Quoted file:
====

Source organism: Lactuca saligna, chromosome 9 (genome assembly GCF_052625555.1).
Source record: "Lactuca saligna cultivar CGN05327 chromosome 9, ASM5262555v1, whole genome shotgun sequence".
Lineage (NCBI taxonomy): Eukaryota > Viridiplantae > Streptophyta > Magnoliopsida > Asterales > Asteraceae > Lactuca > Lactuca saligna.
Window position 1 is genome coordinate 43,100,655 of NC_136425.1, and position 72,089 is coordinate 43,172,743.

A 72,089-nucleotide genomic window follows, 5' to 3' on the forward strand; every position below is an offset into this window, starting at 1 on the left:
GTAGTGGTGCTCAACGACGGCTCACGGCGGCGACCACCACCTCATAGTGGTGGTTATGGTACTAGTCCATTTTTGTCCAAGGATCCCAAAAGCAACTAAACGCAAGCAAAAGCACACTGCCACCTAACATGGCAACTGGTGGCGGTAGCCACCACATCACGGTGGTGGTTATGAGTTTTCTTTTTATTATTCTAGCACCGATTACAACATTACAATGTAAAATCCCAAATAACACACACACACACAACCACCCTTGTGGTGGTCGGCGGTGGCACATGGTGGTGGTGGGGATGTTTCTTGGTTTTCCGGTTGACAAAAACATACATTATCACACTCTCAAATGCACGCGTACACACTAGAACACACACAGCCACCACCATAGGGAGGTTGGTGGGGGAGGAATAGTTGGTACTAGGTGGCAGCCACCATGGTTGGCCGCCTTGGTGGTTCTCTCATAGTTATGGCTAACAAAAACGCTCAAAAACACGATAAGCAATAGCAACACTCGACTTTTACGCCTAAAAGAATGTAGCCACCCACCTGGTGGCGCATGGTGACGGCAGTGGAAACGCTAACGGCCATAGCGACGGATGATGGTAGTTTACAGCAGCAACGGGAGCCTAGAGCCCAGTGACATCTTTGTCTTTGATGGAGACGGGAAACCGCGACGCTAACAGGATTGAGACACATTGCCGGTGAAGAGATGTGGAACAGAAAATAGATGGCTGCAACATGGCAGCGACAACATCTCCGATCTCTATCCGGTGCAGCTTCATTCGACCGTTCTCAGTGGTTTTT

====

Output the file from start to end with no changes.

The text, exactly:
Source organism: Lactuca saligna, chromosome 9 (genome assembly GCF_052625555.1).
Source record: "Lactuca saligna cultivar CGN05327 chromosome 9, ASM5262555v1, whole genome shotgun sequence".
Lineage (NCBI taxonomy): Eukaryota > Viridiplantae > Streptophyta > Magnoliopsida > Asterales > Asteraceae > Lactuca > Lactuca saligna.
Window position 1 is genome coordinate 43,100,655 of NC_136425.1, and position 72,089 is coordinate 43,172,743.

A 72,089-nucleotide genomic window follows, 5' to 3' on the forward strand; every position below is an offset into this window, starting at 1 on the left:
GTAGTGGTGCTCAACGACGGCTCACGGCGGCGACCACCACCTCATAGTGGTGGTTATGGTACTAGTCCATTTTTGTCCAAGGATCCCAAAAGCAACTAAACGCAAGCAAAAGCACACTGCCACCTAACATGGCAACTGGTGGCGGTAGCCACCACATCACGGTGGTGGTTATGAGTTTTCTTTTTATTATTCTAGCACCGATTACAACATTACAATGTAAAATCCCAAATAACACACACACACACAACCACCCTTGTGGTGGTCGGCGGTGGCACATGGTGGTGGTGGGGATGTTTCTTGGTTTTCCGGTTGACAAAAACATACATTATCACACTCTCAAATGCACGCGTACACACTAGAACACACACAGCCACCACCATAGGGAGGTTGGTGGGGGAGGAATAGTTGGTACTAGGTGGCAGCCACCATGGTTGGCCGCCTTGGTGGTTCTCTCATAGTTATGGCTAACAAAAACGCTCAAAAACACGATAAGCAATAGCAACACTCGACTTTTACGCCTAAAAGAATGTAGCCACCCACCTGGTGGCGCATGGTGACGGCAGTGGAAACGCTAACGGCCATAGCGACGGATGATGGTAGTTTACAGCAGCAACGGGAGCCTAGAGCCCAGTGACATCTTTGTCTTTGATGGAGACGGGAAACCGCGACGCTAACAGGATTGAGACACATTGCCGGTGAAGAGATGTGGAACAGAAAATAGATGGCTGCAACATGGCAGCGACAACATCTCCGATCTCTATCCGGTGCAGCTTCATTCGACCGTTCTCAGTGGTTTTT